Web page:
People in affluent areas get a better night’s sleep than those in deprived places regardless of their personal wealth, research finds
- Psychologists also found that black people reported the worst sleep overall
- Researchers found both social deprivation and ethnicity affect sleep quality
Middle-aged people living in Britain’s deprived areas have poorer sleep quality than those in affluent places, regardless of their personal wealth, research suggests.
In the first large-scale UK study looking into the effects of sleep across the population, psychologists also found that black people reported the worst sleep overall.
In their findings, published in the journal Clocks and Sleep, the researchers said both social deprivation and ethnicity affect sleep quality, irrespective of age, sex, personal wealth, employment and education.
Professor John Groeger, lead researcher and head of Sleep Well Science at Nottingham Trent University’s school of social sciences, told the PA news agency: ‘It’s not so much about how much people earn but the area in which they live.’
He added: ‘The implications of these findings have relevance to better health, educational outcomes and wealth creation and productivity, as poor sleep causes all of these to be worse.
Middle-aged people living in Britain’s deprived areas have poorer sleep quality than those in affluent places, regardless of their personal wealth, research suggest (Stock Photo)
‘Socially disadvantaged groups sleep worse, and this may be something we can ‘level up’.’
Regular poor sleep can increase the risk of serious medical conditions, including obesity, heart disease and diabetes, and shorten life expectancy.
For the study, which also included psychologists from the University of Roehampton, the team analysed data from about 500,000 people aged 40 to 69 from the UK Biobank, an online database of medical and lifestyle records of Britons.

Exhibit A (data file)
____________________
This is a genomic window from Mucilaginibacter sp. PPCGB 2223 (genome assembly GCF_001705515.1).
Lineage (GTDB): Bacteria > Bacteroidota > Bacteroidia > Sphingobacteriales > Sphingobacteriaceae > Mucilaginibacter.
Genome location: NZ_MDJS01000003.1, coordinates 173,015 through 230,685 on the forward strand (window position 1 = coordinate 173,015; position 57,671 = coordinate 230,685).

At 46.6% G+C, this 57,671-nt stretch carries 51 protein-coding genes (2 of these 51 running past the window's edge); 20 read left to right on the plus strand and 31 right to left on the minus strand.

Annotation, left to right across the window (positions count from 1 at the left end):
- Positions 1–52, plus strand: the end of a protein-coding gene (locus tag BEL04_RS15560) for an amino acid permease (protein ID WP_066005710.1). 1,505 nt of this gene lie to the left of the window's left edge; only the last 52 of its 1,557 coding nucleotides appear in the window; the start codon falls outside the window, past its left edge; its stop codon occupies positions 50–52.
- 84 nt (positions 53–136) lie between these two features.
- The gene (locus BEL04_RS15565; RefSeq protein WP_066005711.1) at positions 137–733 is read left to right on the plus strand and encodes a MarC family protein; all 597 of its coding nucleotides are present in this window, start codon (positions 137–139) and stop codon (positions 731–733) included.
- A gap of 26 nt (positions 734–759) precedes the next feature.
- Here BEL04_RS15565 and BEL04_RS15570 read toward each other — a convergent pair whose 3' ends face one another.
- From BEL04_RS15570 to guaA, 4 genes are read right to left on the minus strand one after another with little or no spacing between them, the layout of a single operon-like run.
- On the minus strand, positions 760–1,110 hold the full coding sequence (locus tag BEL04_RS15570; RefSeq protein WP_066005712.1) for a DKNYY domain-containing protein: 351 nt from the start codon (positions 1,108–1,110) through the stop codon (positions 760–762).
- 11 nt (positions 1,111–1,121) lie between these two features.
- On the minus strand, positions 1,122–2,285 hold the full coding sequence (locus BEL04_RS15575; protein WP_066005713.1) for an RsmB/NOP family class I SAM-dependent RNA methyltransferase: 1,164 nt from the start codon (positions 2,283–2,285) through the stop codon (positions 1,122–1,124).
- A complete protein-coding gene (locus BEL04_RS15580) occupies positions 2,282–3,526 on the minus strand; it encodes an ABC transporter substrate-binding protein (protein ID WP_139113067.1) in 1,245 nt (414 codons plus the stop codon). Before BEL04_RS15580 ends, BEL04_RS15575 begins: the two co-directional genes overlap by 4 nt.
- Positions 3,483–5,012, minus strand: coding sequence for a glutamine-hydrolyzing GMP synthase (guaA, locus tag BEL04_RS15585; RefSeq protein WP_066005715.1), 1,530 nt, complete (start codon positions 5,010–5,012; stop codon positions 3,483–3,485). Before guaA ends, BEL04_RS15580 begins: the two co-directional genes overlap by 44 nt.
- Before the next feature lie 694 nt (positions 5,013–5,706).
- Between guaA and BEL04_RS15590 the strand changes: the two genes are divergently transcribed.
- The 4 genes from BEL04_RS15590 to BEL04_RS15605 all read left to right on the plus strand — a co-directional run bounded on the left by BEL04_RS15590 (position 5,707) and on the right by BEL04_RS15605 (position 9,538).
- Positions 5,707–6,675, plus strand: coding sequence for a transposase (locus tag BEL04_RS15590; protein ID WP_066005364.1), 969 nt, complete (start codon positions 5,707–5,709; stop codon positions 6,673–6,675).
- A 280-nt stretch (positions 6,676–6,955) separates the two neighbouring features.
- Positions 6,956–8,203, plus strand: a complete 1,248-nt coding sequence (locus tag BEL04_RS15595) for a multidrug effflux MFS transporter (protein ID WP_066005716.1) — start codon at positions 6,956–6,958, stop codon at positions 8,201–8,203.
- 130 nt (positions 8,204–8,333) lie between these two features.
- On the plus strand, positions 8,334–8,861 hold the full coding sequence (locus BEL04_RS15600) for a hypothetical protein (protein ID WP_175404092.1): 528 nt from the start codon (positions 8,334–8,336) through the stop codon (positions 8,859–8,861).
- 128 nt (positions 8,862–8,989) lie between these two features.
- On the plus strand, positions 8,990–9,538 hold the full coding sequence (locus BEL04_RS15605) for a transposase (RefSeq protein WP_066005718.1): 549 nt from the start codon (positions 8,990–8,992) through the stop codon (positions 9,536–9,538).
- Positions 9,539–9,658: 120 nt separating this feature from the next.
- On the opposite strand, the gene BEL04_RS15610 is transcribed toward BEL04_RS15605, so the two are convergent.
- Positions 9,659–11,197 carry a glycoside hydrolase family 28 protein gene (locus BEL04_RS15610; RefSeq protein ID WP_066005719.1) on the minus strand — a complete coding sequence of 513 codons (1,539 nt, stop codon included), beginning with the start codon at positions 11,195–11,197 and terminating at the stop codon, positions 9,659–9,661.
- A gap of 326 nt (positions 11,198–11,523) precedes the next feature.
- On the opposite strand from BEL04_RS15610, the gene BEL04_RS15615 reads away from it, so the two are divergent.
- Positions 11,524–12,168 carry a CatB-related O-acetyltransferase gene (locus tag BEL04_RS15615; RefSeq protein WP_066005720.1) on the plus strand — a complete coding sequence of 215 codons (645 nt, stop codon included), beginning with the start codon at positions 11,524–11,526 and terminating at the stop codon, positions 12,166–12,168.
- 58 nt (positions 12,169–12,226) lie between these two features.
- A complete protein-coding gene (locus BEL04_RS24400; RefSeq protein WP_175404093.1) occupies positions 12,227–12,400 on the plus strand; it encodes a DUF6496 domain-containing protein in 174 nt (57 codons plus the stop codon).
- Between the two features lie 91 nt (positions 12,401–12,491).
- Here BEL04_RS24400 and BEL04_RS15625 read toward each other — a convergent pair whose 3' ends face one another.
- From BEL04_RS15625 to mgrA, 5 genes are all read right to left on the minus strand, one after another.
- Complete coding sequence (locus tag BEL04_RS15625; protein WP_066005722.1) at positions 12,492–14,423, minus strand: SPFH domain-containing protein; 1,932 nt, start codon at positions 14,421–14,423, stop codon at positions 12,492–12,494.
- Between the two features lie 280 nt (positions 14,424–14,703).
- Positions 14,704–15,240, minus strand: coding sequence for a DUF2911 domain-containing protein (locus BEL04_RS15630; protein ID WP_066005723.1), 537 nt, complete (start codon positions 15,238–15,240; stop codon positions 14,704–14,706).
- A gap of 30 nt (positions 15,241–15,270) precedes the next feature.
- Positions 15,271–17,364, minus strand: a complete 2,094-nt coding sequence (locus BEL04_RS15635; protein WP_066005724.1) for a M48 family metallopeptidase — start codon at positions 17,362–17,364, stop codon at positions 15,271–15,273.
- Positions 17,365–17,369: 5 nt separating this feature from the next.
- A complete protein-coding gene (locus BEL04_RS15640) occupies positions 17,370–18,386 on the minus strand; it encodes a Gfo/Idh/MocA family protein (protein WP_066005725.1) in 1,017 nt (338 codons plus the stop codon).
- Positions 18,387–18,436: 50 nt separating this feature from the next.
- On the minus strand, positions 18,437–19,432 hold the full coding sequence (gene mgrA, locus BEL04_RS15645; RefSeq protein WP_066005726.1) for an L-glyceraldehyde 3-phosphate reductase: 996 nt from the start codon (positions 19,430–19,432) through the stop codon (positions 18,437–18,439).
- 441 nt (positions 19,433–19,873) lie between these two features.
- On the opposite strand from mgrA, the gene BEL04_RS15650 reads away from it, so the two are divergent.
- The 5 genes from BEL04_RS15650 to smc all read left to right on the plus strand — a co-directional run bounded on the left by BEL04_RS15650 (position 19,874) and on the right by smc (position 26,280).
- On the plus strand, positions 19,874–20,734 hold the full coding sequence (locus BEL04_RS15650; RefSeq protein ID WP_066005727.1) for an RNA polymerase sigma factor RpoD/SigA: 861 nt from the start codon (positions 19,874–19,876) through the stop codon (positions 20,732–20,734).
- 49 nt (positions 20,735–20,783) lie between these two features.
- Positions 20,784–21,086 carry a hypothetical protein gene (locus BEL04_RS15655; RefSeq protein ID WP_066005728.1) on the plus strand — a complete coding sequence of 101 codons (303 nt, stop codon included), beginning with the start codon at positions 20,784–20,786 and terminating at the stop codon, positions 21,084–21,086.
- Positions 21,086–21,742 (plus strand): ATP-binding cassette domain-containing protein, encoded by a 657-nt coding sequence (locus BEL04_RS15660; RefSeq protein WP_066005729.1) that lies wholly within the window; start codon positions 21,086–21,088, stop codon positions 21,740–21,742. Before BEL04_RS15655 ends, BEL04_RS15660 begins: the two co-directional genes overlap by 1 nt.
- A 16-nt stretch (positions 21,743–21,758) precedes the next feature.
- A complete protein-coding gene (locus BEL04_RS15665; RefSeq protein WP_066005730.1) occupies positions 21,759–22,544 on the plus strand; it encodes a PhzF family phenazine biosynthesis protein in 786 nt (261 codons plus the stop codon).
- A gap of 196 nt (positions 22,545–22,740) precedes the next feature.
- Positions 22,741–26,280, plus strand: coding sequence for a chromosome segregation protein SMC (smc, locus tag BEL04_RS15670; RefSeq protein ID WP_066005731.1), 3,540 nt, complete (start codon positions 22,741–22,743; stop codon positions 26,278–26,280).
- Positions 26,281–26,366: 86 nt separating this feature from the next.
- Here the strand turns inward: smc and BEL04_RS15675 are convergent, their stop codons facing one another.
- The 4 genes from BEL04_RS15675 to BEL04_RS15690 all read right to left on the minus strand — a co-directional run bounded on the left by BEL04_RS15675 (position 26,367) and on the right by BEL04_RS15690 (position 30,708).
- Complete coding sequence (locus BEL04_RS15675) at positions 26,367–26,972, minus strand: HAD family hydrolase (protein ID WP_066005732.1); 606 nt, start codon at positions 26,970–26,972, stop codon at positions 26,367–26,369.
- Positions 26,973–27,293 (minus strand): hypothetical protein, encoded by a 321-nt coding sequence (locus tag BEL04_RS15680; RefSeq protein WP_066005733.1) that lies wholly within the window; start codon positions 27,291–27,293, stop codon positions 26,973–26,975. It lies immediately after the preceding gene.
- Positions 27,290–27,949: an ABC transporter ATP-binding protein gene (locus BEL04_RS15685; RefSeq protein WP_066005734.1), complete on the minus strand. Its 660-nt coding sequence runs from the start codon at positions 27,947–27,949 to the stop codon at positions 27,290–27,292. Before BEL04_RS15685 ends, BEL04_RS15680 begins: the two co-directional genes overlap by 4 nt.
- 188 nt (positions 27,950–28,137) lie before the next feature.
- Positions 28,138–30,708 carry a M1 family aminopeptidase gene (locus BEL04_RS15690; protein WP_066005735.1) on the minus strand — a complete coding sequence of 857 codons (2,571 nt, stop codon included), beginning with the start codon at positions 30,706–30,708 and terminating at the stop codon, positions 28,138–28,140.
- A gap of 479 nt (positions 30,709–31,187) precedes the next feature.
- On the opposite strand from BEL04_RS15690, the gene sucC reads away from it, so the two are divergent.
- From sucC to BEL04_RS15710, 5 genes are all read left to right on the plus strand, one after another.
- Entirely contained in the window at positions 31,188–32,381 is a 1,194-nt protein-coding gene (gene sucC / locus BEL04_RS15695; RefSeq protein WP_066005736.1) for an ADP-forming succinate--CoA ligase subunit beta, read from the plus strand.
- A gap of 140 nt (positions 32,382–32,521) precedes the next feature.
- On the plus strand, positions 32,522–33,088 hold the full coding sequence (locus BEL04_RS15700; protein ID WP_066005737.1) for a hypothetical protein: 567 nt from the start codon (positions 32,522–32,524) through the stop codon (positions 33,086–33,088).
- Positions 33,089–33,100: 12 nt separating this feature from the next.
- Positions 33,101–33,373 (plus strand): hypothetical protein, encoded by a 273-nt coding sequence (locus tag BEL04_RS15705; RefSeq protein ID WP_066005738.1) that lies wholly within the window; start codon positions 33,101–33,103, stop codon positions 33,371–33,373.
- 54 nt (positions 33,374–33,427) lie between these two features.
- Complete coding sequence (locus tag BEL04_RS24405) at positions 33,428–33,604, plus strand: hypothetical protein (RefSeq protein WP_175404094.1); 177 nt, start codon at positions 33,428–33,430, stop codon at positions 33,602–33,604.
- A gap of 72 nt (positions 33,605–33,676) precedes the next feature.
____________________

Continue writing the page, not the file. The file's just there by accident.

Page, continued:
They investigated reports of sleep problems such as sleeping for too long or too little for their age, waking in the night, waking too early, snoring, daytime sleepiness, and difficulty getting up in the morning.
Results showed almost a third of people in the study reported sleeping shorter (24.7%) or longer (7.7%) than the recommended sleep durations for those age groups.
The researchers also found white people (82.4%) considered it easier to get up in the morning compared with black (74.4%), Asian (73.5%) or mixed ethnicities (74.2%).
Meanwhile, people living in deprived areas reported finding it harder to get up in the morning and were more likely to nap during the day and wake in the middle of the night.
Prof Groeger told PA: ‘There are a range of environmental challenges, such as noise, air, light pollution, for those living in deprived areas, where people live will tend to be more overcrowded.
Researchers said both social deprivation and ethnicity affect sleep quality, irrespective of age, sex, personal wealth, employment and education (Stock Photo)
‘Educational outcomes, poverty, unemployment, precarious working, shift working, diet, and perhaps fear of crime, are all likely making it more difficult to sleep easily.’
Prof Groeger said the best sleepers in the study were male, young, affluent, educated to degree level, living with others in the home they own, with a high income, multiple vehicles and a long-term job.
The team said those who were employed or retired reported having better sleep quality than those who were unemployed or unable.
Based on the data, the researchers developed the Problematic Sleep Index, which combines all the sleep issues explored into a single measure and can be used in community health care settings to support those who have poor sleep quality.
Prof Groeger told PA: ‘Improving sleep is cheap (and can be achieved) by changing behaviour.
‘Some people have sleep disorders and medical issues – and that is a separate thing.
‘But for people sleeping badly, we know we can improve sleep through education and intervention, and this research shows that targeting such interventions and education in particular geographic areas may the optimal use of scarce resource and expertise.’
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